Perioperative nerve injury: A silent scream?

Richard C. Prielipp, Mark A. Warner

Research output: Contribution to journalEditorialpeer-review

16 Scopus citations

Abstract

The data from Welch et al. denote the (minimal) frequency, scope, and demographics of perioperative neuropathies that impact clinicians in daily practice.1 The etiology of perioperative peripheral nerve injuries remains complex, multifactorial, and incompletely understood. Despite avoidance of traction, stretch, and excessive or prolonged pressure during surgery, perioperative peripheral nerve injuries can and do occur. Prospective studies suggest that many nerve injuries initially become symptomatic more than 2 days after surgery and anesthesia. Thus, it appears evident that perioperative neuropathies occur despite appropriate positioning and padding of limbs during surgery; that awake patients vary in their ability to detect peripheral nerves at risk, and individuals may or may not reposition afflicted limbs on their own; and that some adverse events classified as perioperative neuropathies have their origins and onset beyond the operating room or postoperative care unit.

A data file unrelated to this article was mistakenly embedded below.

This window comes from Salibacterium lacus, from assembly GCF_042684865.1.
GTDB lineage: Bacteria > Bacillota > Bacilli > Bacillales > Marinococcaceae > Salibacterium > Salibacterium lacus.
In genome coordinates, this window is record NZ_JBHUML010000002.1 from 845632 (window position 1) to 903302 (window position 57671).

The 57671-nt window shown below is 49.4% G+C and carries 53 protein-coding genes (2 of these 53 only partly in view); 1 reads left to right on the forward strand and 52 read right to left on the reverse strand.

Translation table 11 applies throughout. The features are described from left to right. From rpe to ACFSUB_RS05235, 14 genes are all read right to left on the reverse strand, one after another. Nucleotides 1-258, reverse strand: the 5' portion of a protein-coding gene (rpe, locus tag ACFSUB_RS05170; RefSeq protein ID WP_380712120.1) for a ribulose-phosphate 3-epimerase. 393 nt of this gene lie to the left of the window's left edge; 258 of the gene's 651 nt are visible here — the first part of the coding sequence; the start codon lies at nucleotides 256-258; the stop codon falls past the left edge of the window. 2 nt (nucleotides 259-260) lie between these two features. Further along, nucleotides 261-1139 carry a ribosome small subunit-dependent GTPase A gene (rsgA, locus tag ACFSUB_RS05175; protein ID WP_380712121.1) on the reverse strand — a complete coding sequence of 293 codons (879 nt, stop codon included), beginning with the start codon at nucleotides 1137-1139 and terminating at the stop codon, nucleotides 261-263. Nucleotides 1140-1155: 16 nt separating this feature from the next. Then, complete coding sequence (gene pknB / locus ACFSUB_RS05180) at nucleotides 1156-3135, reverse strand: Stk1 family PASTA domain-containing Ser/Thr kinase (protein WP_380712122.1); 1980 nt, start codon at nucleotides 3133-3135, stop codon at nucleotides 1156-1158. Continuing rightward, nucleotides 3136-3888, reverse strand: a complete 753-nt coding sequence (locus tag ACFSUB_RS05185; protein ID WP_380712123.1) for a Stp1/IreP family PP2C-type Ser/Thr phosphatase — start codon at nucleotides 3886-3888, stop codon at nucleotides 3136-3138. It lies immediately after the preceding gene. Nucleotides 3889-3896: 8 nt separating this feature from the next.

Original languageEnglish (US)
Pages (from-to)464-466
Number of pages3
JournalAnesthesiology
Volume111
Issue number3
DOIs
StatePublished - Sep 2009

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